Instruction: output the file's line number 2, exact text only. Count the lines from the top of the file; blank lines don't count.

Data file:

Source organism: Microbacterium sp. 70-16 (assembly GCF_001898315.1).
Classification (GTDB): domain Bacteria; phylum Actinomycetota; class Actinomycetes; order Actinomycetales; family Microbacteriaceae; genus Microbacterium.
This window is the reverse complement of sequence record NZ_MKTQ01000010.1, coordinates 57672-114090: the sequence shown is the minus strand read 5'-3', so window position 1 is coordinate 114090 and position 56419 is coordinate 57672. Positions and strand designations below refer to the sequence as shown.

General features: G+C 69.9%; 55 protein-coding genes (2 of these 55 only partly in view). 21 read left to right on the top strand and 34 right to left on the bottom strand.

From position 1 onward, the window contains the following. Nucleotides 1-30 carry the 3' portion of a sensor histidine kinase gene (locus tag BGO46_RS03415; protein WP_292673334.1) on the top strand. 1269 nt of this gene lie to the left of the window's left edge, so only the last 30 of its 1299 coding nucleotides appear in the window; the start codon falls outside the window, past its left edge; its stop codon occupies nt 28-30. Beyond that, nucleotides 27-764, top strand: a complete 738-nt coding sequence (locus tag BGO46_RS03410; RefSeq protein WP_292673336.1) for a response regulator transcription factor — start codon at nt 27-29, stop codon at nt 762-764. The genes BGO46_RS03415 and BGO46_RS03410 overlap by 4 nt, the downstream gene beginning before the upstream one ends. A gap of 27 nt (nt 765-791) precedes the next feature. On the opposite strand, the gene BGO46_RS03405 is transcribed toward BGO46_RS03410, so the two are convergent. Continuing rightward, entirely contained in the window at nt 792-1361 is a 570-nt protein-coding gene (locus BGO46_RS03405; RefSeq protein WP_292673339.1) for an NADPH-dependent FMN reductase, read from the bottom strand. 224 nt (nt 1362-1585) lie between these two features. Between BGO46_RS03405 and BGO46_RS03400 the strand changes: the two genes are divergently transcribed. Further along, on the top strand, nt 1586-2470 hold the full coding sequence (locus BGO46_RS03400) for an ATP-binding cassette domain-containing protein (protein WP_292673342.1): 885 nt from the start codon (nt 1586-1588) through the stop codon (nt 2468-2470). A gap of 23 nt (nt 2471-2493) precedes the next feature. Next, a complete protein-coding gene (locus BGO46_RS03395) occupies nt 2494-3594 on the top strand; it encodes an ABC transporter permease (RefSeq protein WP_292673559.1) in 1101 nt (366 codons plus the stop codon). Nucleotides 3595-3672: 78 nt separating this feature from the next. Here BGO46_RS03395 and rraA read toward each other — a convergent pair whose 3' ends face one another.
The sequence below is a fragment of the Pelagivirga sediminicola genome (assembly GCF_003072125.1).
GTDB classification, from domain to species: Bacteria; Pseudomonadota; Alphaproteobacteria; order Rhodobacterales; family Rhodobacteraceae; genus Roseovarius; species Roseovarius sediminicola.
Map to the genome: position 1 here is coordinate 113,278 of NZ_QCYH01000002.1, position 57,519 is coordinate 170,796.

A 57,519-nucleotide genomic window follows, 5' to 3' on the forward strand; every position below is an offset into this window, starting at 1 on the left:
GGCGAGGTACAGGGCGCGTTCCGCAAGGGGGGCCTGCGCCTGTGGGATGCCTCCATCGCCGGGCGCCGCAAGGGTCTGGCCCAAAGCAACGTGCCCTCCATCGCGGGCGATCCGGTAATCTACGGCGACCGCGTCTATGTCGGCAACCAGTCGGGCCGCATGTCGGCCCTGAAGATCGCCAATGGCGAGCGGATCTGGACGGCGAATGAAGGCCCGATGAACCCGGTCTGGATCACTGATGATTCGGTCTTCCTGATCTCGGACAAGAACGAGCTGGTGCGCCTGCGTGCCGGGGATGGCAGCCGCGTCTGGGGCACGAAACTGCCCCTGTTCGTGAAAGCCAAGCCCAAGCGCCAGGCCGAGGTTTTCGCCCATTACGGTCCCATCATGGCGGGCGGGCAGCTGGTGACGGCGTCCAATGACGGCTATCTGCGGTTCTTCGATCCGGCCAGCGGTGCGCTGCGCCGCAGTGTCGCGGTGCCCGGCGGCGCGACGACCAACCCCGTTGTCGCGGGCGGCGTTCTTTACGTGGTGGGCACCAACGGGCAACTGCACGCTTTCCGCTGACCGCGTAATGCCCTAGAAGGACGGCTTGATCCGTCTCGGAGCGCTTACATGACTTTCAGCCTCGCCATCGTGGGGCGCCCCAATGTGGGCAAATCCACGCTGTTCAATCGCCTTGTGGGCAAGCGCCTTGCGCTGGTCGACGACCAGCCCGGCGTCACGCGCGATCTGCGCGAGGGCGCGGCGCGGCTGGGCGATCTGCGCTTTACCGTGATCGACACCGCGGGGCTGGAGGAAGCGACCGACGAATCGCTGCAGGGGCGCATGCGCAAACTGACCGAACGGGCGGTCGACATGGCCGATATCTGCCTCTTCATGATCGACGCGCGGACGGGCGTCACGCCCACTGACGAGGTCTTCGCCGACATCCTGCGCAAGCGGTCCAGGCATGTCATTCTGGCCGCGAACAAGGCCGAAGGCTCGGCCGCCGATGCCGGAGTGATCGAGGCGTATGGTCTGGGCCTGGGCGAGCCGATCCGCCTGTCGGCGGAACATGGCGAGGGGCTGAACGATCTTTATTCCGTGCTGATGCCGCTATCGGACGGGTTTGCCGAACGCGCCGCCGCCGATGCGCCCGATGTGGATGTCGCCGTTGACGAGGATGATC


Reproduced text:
Classification (GTDB): domain Bacteria; phylum Actinomycetota; class Actinomycetes; order Actinomycetales; family Microbacteriaceae; genus Microbacterium.